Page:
East Coast faces gas shortages, price hikes after pipeline leak

A leak has caused the closure of a crucial pipeline that carries gasoline to the eastern United States, a disruption that threatens to drive up prices and leave service stations without fuel to sell.

A section of the Colonial Pipeline, which runs from Houston to New York, has been closed since Sept. 9 after a spill of roughly 6,000 barrels of gasoline was discovered in rural Shelby County, Ala.

The major pipeline, one pipe of which has been severed, provides gasoline for an estimated 50 million people on the East Coast each day, according to company estimates.

The pipeline's operator has said full service will not be restored until at least next week. The closure has set off an industry-wide scramble as suppliers seek alternative ways to transport gasoline to the East Coast.Already, ships have been dispatched to carry fuel from Texas to New York as part of the effort.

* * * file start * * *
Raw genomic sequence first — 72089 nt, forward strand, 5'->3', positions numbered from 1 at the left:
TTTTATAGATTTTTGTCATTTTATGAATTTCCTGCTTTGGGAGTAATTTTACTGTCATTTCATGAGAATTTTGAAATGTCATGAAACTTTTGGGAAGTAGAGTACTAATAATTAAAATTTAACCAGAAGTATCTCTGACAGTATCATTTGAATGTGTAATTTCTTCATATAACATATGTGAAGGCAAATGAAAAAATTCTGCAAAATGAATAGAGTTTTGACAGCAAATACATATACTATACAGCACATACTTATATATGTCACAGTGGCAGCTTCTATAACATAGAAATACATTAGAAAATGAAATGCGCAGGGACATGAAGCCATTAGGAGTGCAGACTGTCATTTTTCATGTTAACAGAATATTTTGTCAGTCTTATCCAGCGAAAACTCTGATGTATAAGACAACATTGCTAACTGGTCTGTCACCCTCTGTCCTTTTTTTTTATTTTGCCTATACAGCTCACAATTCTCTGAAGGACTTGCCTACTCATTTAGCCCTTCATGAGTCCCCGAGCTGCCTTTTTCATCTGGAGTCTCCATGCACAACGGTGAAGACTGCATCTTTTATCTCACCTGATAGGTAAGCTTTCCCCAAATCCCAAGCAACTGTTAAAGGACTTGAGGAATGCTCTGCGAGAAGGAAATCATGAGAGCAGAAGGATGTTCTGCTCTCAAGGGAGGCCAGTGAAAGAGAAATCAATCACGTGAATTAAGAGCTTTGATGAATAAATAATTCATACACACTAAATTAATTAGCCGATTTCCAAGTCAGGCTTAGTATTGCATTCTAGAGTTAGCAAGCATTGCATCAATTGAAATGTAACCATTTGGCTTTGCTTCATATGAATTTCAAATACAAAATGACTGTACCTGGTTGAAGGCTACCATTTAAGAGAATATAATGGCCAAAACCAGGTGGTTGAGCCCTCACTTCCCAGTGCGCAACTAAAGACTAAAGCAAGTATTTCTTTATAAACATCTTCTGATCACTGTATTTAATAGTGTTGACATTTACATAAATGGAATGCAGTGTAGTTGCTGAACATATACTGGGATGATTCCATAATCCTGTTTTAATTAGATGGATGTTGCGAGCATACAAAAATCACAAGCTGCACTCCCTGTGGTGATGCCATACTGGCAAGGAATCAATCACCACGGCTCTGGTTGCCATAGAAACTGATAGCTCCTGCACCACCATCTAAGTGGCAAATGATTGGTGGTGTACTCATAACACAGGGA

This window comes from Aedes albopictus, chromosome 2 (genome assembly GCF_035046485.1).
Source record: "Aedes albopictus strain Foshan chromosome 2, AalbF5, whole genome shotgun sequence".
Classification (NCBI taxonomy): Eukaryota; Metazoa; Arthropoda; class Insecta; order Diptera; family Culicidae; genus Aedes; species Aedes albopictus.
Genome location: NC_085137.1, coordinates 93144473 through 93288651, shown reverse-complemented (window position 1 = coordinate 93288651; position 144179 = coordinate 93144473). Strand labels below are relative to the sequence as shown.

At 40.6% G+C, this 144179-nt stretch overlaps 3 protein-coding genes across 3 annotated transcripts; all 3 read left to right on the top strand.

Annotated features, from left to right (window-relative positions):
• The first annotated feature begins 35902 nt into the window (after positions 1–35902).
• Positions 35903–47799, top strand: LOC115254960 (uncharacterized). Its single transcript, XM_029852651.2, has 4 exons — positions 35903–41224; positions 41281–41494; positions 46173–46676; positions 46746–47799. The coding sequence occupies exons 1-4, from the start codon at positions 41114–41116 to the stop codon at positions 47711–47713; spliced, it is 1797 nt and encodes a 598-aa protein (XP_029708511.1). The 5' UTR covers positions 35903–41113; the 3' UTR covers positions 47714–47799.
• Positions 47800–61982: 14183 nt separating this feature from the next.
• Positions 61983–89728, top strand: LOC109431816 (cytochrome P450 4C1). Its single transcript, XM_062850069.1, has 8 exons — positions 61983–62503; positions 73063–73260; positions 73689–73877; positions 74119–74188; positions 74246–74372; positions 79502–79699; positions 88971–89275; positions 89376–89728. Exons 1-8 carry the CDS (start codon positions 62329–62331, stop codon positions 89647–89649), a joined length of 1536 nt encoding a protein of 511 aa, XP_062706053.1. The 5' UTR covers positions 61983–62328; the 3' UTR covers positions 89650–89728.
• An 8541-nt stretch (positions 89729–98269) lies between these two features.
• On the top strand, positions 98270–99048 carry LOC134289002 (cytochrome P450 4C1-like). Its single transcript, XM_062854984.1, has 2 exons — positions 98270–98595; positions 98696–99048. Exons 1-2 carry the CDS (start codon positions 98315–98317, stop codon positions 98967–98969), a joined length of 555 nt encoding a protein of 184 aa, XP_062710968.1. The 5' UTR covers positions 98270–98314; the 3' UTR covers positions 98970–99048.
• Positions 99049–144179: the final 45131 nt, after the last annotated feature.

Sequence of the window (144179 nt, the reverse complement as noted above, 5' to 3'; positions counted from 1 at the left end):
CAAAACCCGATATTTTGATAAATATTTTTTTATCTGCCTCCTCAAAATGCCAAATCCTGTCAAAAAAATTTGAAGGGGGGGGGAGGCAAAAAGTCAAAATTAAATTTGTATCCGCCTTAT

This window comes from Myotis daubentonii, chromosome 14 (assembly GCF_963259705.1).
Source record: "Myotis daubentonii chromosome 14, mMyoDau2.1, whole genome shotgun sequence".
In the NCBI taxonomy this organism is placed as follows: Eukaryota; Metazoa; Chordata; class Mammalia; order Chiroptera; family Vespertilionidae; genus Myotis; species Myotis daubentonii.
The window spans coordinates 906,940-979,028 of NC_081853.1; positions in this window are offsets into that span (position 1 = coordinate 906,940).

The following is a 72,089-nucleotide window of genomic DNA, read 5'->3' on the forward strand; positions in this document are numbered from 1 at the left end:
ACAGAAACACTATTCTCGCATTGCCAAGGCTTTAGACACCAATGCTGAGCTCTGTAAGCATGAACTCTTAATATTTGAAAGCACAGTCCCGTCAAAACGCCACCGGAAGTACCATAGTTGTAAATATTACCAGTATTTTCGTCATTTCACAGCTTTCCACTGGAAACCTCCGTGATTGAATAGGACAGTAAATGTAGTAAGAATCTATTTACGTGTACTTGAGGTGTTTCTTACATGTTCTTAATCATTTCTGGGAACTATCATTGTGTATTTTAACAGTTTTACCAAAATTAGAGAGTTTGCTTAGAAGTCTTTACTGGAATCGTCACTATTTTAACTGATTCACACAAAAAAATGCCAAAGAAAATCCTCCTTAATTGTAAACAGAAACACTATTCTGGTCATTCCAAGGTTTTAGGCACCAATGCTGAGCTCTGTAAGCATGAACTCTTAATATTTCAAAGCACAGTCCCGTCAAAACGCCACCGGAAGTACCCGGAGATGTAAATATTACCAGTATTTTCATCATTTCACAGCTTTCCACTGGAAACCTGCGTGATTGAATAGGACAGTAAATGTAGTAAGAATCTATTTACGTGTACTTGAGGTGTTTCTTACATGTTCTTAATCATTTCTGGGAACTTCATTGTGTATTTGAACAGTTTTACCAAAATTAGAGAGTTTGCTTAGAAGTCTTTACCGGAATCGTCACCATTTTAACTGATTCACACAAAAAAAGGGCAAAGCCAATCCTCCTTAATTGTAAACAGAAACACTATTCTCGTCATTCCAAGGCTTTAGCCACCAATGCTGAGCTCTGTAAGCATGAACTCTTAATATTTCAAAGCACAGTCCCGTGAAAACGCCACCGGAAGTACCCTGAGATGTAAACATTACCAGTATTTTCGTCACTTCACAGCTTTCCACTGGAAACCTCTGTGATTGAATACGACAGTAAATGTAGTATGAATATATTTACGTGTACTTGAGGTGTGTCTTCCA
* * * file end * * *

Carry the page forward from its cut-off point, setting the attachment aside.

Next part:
The pipeline operator said that based on its current projections, parts of Georgia, Alabama, Tennessee, North Carolina and South Carolina will be the first markets to suffer potential disruptions in supply.The governors of Alabama and Georgia have already declared states of emergency. And the U.S. Environmental Protection Agency has sought to ease supply shortages by relaxing limits on the blend of gasoline that can be used across 18 counties in Georgia and Tennessee.Patrick DeHaan, an analyst at GasBuddy.com, said that over the next week, gas prices could spike by as much as 15 cents per gallon in Georgia, North Carolina, Tennessee and Virginia, and by as much as 20 cents per gallon in South Carolina.

Some service stations could run out entirely, he added.Mansfield Oil, a fuel distributor, has warned its customers to take fuel savings measures and to place their orders early. The company said the supply of gasoline is currently very thin along the closed pipeline, and that it was trucking in supplies from the coast to meet demand.

The company said it was treating the situation "with the same importance and urgency as a natural disaster."

Share this article: